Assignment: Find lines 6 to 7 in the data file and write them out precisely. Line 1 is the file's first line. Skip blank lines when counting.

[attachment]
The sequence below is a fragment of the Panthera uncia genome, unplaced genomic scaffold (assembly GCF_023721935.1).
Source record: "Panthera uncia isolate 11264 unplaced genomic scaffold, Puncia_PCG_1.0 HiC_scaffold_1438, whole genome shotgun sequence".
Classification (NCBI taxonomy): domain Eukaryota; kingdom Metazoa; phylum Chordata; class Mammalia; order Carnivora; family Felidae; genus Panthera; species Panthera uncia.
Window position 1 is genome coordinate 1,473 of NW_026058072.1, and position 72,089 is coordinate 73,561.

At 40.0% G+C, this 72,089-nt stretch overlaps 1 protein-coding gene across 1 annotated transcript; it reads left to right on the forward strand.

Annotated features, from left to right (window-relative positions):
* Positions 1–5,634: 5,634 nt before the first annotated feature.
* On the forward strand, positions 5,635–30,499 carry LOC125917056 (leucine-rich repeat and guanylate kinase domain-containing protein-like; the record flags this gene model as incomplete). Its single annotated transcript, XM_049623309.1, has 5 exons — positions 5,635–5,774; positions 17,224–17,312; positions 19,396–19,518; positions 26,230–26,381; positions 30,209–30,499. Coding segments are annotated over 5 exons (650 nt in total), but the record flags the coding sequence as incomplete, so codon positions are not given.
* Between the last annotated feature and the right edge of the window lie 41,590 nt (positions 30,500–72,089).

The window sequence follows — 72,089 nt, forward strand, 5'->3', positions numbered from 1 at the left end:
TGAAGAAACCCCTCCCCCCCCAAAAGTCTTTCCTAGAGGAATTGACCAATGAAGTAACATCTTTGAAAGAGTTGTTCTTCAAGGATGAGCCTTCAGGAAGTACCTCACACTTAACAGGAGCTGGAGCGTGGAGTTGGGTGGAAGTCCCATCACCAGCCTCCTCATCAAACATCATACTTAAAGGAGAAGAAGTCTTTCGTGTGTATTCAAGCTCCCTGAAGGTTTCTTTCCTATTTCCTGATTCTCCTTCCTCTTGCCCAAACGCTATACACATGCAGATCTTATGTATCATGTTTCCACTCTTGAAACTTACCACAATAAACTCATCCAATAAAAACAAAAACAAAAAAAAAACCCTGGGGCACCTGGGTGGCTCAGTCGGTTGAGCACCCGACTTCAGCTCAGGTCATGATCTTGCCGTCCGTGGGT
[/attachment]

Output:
Annotated features, from left to right (window-relative positions):
* Positions 1–5,634: 5,634 nt before the first annotated feature.